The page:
The Vancouver Downtown Association (VDA) knew that the City of Vancouver was given the Innovative Partnership Zone designation by the State of Washington in an effort to attract more creative businesses. As one of two areas in the city that would receive special focus, the downtown association knew they would be working with several partners, including the Columbia River Economic Development Council and the City, and that it was the VDA’s responsibility to define downtown in a compelling way.

The VDA chose to fund two projects to tell Vancouver’s story and meet the identified goals of attracting visionary businesses and their employees to the downtown core. Additionally, VDA needed to identify ways to keep those employees as residents and demonstrate how nearby recreational opportunities and other quality of life factors are optimized in the city center.

The recruitment brochure is the reincarnation of a six-year-old version with updated information and partnerships and a new layout. The video component is intended to tell three stories about investing in downtown Vancouver: what it is like to live downtown, what it is like to own a business downtown, and what it is like to develop projects downtown.

Since the promotional materials were introduced, they have been incorporated into the region’s recruitment efforts and have been a valuable tool for landlords to fill spaces downtown. The video has been viewed nearly 9,000 times since it was posted, and the brochure has been viewed hundreds of times online and is in its second printing.

“The VDA has done an amazing job of communicating to the business community the value of a vibrant downtown,” says Sarah Hansen, Washington State Main Street Program Coordinator. “This high-spirited approach to business recruitment has been a great success and has really conveyed the personality of downtown Vancouver.”

Excellence on Main Award

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Colfax Mercantile

Awardee: Colfax Downtown Association

Award: Economic Vitality

Year: 2020

City: Colfax

The Colfax Mercantile was first imagined by the Colfax Downtown Association’s Economic Vitality committee – researching business incubator programs in other towns to pick just the right pieces to fit their vision. They knew they wanted to attract and educate entrepreneurs about how to run a business so they could fill storefronts and bring a buzz back to historic downtown buildings. They began by saving one themselves.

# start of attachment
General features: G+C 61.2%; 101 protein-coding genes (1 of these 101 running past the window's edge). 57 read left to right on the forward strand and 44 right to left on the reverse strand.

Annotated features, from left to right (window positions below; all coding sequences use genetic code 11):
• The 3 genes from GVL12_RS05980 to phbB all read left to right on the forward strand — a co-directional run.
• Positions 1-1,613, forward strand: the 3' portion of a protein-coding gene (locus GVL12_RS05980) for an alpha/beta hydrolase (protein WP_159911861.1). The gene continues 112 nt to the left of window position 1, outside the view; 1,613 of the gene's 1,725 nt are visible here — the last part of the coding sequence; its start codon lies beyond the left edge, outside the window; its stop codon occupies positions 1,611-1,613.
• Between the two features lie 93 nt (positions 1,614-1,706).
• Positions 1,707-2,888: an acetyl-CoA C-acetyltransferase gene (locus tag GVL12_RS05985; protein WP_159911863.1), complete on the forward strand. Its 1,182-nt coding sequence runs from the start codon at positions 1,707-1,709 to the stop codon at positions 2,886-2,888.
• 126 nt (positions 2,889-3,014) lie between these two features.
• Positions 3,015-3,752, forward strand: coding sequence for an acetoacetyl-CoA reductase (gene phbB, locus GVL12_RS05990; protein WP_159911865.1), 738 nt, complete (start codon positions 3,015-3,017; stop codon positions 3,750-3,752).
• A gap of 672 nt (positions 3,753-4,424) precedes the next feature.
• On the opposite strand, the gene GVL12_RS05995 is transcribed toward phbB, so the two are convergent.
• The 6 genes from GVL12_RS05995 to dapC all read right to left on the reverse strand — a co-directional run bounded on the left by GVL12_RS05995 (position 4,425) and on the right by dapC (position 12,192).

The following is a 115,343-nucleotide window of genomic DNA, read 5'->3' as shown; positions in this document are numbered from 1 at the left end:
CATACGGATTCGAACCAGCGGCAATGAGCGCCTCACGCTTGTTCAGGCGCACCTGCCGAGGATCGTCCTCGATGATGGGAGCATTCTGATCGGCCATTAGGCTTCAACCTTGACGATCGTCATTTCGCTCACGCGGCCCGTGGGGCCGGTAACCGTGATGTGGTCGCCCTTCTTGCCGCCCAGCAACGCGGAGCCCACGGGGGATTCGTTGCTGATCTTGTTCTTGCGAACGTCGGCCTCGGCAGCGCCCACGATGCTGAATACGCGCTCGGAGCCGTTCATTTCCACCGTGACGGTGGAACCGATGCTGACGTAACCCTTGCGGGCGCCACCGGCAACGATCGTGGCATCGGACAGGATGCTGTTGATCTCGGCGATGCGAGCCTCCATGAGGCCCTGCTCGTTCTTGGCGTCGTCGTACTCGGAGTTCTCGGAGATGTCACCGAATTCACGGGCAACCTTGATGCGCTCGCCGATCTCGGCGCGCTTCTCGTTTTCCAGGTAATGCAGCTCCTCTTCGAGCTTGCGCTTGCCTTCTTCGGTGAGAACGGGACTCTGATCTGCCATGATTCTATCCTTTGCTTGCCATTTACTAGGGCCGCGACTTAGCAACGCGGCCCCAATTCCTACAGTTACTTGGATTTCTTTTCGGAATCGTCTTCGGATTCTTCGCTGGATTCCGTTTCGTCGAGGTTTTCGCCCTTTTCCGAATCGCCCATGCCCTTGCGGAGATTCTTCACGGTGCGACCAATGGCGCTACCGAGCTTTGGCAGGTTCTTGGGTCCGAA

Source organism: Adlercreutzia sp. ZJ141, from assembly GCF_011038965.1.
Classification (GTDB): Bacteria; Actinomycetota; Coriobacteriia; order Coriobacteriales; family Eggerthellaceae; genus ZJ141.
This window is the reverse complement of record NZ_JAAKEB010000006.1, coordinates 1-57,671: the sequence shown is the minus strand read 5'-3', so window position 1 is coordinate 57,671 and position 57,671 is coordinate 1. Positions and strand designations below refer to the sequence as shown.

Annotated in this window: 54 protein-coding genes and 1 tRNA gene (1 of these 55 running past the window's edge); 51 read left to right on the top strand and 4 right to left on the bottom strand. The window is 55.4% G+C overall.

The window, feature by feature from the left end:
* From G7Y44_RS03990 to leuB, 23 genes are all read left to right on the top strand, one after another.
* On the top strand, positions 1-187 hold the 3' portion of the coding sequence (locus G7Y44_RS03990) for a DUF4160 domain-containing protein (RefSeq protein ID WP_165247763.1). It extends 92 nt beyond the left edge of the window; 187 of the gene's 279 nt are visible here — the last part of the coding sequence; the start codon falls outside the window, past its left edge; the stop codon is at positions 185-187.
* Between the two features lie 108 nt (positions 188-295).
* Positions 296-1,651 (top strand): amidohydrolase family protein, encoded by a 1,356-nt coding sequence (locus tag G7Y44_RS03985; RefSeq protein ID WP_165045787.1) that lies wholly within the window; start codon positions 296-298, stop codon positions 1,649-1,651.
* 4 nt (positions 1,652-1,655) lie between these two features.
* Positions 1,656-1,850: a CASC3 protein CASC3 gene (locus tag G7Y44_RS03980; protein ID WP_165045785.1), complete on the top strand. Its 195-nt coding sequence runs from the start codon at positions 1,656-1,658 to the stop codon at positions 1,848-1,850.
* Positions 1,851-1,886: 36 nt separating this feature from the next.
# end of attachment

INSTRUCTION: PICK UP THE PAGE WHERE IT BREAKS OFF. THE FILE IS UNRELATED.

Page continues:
The 1893 Ellis-Waite building on Main Street had been vacant and boarded up for 15 years when a partnership between the Economic Vitality committee and local business owners Laura and Austin Storm determined that one of the three storefronts within the property would become the Colfax Mercantile. The other storefronts are also being revitalized with plans for the Storms to expand their retail business already underway. The Mercantile vision added incentive to the investment being made by the Storms, who say they feel like there is a Colfax downtown revival going on right now.

That downtown revival includes seven new businesses that are being incubated in the Colfax Mercantile that now offer vintage finds, frozen yogurt, homemade cookies, furniture, and clothing. The new incubator businesses have created a ripple effect on Main Street – more shops are opening, more storefronts are being updated and filled, and more people from surrounding areas are recognizing Colfax as the gem that it is.

The Downtown Association, Chamber of Commerce, County and City, Mayor, business owners, and citizens all pitched in to make this business incubator a reality – from sweat equity updating the storefront to donating 80 umbrellas to create a one-of-a-kind ceiling display, this is truly a community project.

Excellence on Main Award

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Goodfellow Brothers

Award: Economic Vitality

Year: 2019

City: Wenatchee

In Spring 2016 the Wenatchee Downtown Association hosted its biannual Possibilities Tour, an initiative that showcases vacant downtown properties and provides vision and resources for rehabilitating historic spaces. On this particularly tour, the Dore Building’s new owner group led by Rory Turner guided the participants up a set of spooky stairs to the neglected upper floor. Amidst pigeons flying out from the rafters, Chris Martin was able to see the possibilities of this key downtown building.

Chris manages Pacific Rim Land Inc., a real estate development company and was on the Possibilities tour representing Goodfellow Bros., a fourth generation, family-owned general contractor company that was started in Wenatchee nearly 100 years ago and now boasts an impressive portfolio that spans the Western United States. Despite the company’s reach, they are committed to their Wenatchee roots and were looking for a new office for their Washington-based employees.

Goodfellow Bros. chose to start their search in downtown Wenatchee because of the district’s restaurant scene. As Chris puts it, “There is an aura of change and growth in the air downtown. Millennials opt for urban environments and the offerings they provide.”

The project kept the company’s employee wishes in mind throughout the design and construction phases. Goodfellow Bros. purchased the upper floor of the Dore Building and set to work tackling the challenges and unusable spaces left behind by previous owners. Two years and $2.9 million in private investment later and the upper floor of the building is a beautiful and dynamic work environment enjoyed by nearly 50 employees.

At a time when downtown Wenatchee is facing the proposed exodus of the downtown PUD campus and the 400 employees who occupy that location, Goodfellow Bros.’ investment in the district has been particularly impactful on the restaurants and other businesses that rely on the regular foot traffic that downtown employees provide. Goodfellow Bros. has proven their dedication to their hometown community, which in turn has embraced the company with open arms. Chris notes that not a week has gone by when he hasn’t met someone with a story about how Goodfellow Bros. has played a role in their or their family’s lives. With their investment downtown, it’s safe to say that Goodfellow Bros. will continue making an impact on Wenatchee for generations to come.